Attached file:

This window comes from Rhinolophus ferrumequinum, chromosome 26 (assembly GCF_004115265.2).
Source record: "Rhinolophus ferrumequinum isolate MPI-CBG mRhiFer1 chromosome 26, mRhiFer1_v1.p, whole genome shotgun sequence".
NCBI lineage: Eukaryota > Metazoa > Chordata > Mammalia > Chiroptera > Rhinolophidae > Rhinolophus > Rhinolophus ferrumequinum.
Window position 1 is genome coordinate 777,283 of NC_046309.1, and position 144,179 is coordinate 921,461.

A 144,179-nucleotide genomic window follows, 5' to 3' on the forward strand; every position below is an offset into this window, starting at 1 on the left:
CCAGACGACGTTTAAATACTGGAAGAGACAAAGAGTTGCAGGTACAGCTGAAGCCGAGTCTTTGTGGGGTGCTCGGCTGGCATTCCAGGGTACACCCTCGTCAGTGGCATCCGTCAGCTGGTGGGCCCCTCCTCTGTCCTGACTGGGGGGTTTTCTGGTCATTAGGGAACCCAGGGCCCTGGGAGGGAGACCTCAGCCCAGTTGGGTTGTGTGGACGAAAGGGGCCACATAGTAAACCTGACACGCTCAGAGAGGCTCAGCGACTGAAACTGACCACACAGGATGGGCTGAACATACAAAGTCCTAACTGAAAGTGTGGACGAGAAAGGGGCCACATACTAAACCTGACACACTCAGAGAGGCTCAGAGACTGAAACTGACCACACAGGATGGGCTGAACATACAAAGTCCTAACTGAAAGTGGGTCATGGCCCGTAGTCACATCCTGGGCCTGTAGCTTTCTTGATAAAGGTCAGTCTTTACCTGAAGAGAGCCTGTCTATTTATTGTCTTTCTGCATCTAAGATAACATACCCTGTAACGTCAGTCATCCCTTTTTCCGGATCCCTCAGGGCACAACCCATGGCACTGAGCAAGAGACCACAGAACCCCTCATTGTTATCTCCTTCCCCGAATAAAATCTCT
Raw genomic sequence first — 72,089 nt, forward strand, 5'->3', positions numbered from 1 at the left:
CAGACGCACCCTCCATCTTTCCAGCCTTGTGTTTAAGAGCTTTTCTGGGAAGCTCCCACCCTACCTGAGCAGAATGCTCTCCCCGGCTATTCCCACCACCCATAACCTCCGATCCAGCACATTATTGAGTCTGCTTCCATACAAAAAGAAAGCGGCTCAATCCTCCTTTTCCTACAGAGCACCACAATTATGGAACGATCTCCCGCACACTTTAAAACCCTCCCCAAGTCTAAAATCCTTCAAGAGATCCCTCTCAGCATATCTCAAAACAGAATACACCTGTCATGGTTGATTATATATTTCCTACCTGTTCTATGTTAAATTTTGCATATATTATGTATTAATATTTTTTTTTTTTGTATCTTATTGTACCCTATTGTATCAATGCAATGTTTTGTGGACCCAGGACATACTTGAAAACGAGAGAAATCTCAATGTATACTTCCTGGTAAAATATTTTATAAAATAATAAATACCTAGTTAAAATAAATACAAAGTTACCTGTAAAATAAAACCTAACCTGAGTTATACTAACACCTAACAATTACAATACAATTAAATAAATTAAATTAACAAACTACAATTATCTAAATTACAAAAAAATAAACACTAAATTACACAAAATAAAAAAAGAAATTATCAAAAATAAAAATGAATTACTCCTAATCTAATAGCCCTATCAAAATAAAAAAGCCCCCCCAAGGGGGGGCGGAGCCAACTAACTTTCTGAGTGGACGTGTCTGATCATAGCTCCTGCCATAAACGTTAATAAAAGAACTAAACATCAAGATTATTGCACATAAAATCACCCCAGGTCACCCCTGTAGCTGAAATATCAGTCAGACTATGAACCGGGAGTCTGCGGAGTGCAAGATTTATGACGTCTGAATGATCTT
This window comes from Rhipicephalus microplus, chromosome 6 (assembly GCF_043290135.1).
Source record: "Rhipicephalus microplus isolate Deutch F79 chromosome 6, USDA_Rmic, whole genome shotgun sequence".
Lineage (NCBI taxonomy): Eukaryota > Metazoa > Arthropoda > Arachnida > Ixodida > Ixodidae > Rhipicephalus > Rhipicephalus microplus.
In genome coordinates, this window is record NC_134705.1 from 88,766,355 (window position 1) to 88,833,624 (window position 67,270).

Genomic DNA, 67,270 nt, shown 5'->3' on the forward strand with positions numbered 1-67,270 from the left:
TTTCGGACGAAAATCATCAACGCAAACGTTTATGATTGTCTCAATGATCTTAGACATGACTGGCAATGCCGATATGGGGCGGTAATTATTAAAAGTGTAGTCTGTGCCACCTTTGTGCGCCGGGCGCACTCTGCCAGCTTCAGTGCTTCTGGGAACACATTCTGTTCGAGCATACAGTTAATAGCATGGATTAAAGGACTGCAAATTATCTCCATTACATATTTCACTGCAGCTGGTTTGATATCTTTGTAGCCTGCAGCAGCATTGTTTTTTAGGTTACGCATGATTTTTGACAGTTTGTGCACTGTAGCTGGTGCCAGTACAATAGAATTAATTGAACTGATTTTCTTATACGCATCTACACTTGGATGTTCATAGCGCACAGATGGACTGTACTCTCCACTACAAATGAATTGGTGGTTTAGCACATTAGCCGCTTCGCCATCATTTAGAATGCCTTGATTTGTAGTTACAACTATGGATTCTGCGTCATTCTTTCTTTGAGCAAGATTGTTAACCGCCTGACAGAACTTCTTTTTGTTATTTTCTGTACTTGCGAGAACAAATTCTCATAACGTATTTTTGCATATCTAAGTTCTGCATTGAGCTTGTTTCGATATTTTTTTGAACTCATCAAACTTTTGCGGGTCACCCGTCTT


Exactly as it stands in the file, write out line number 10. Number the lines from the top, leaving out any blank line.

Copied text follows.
Source record: "Rhipicephalus microplus isolate Deutch F79 chromosome 6, USDA_Rmic, whole genome shotgun sequence".